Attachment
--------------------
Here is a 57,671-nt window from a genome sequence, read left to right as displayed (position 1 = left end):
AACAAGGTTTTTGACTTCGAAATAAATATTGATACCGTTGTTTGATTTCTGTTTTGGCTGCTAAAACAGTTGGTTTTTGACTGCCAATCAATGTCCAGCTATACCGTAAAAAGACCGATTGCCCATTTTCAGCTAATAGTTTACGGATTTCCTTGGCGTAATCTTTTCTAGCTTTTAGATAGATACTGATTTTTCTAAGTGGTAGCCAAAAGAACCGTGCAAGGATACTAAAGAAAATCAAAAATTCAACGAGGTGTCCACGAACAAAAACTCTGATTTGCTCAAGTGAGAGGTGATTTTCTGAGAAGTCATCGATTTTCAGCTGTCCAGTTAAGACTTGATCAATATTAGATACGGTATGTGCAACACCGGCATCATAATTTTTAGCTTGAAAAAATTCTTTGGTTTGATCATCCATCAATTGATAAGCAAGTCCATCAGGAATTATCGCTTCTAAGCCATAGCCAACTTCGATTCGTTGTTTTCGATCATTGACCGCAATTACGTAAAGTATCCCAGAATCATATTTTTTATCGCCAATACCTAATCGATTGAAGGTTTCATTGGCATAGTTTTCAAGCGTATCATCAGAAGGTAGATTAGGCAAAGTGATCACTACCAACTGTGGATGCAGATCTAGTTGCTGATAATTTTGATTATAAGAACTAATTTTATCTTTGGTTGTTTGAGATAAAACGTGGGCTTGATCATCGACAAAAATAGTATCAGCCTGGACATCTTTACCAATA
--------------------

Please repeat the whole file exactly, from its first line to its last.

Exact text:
Here is a 57,671-nt window from a genome sequence, read left to right as displayed (position 1 = left end):
AACAAGGTTTTTGACTTCGAAATAAATATTGATACCGTTGTTTGATTTCTGTTTTGGCTGCTAAAACAGTTGGTTTTTGACTGCCAATCAATGTCCAGCTATACCGTAAAAAGACCGATTGCCCATTTTCAGCTAATAGTTTACGGATTTCCTTGGCGTAATCTTTTCTAGCTTTTAGATAGATACTGATTTTTCTAAGTGGTAGCCAAAAGAACCGTGCAAGGATACTAAAGAAAATCAAAAATTCAACGAGGTGTCCACGAACAAAAACTCTGATTTGCTCAAGTGAGAGGTGATTTTCTGAGAAGTCATCGATTTTCAGCTGTCCAGTTAAGACTTGATCAATATTAGATACGGTATGTGCAACACCGGCATCATAATTTTTAGCTTGAAAAAATTCTTTGGTTTGATCATCCATCAATTGATAAGCAAGTCCATCAGGAATTATCGCTTCTAAGCCATAGCCAACTTCGATTCGTTGTTTTCGATCATTGACCGCAATTACGTAAAGTATCCCAGAATCATATTTTTTATCGCCAATACCTAATCGATTGAAGGTTTCATTGGCATAGTTTTCAAGCGTATCATCAGAAGGTAGATTAGGCAAAGTGATCACTACCAACTGTGGATGCAGATCTAGTTGCTGATAATTTTGATTATAAGAACTAATTTTATCTTTGGTTGTTTGAGATAAAACGTGGGCTTGATCATCGACAAAAATAGTATCAGCCTGGACATCTTTACCAATA